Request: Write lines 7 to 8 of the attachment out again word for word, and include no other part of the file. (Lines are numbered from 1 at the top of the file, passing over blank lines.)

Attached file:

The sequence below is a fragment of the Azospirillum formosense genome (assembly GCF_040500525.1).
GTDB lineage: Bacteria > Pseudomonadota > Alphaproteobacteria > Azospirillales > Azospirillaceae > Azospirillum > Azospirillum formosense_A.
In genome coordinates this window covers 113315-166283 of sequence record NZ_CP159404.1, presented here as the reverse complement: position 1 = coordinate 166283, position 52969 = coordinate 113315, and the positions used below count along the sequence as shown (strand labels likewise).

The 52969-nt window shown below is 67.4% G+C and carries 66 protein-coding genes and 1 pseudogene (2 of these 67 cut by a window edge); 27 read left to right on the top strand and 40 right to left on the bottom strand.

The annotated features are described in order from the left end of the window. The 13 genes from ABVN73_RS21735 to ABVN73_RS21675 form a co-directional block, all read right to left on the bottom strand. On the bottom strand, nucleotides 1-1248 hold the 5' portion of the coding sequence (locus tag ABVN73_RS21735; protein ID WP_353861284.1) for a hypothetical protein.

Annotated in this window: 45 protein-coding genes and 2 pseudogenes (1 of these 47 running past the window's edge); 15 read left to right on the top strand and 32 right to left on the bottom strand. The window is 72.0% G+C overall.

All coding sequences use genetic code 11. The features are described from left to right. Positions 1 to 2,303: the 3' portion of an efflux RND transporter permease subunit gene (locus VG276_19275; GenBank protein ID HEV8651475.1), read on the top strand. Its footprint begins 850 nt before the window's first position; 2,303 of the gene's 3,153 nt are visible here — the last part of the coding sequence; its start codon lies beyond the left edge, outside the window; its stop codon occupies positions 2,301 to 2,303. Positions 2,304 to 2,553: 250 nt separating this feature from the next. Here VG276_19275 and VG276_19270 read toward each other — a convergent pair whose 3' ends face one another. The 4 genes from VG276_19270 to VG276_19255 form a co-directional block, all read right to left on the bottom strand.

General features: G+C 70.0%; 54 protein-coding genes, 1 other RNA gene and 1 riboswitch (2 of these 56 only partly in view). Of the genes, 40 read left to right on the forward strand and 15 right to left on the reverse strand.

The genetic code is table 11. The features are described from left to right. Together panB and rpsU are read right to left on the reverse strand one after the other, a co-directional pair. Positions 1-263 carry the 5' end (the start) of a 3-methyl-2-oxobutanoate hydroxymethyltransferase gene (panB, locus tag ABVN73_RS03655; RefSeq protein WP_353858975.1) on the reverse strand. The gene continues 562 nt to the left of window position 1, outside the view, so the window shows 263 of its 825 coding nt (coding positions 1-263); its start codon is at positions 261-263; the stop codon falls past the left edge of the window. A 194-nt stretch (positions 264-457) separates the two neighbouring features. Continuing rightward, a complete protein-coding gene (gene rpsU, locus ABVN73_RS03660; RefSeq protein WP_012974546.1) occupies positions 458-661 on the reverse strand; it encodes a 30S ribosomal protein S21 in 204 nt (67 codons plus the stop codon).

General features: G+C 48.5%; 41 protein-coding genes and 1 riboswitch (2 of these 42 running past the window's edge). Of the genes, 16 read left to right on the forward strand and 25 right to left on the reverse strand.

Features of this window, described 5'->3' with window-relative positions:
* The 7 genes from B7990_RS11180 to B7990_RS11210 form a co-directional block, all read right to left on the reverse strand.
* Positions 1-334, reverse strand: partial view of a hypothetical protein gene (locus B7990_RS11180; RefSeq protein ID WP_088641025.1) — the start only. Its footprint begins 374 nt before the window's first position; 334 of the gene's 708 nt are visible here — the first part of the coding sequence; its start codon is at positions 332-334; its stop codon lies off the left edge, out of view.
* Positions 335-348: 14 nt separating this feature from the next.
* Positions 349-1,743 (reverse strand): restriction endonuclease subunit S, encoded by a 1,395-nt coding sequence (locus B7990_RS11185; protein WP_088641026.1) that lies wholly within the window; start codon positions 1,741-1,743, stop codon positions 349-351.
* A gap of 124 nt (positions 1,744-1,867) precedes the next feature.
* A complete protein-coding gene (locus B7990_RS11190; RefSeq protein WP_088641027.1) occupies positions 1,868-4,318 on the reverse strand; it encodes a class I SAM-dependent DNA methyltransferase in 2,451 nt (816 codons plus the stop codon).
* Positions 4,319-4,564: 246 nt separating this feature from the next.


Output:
All coding sequences use genetic code 11. The features are described from left to right. Positions 1 to 2,303: the 3' portion of an efflux RND transporter permease subunit gene (locus VG276_19275; GenBank protein ID HEV8651475.1), read on the top strand. Its footprint begins 850 nt before the window's first position; 2,303 of the gene's 3,153 nt are visible here — the last part of the coding sequence; its start codon lies beyond the left edge, outside the window; its stop codon occupies positions 2,301 to 2,303. Positions 2,304 to 2,553: 250 nt separating this feature from the next. Here VG276_19275 and VG276_19270 read toward each other — a convergent pair whose 3' ends face one another. The 4 genes from VG276_19270 to VG276_19255 form a co-directional block, all read right to left on the bottom strand.

General features: G+C 70.0%; 54 protein-coding genes, 1 other RNA gene and 1 riboswitch (2 of these 56 only partly in view). Of the genes, 40 read left to right on the forward strand and 15 right to left on the reverse strand.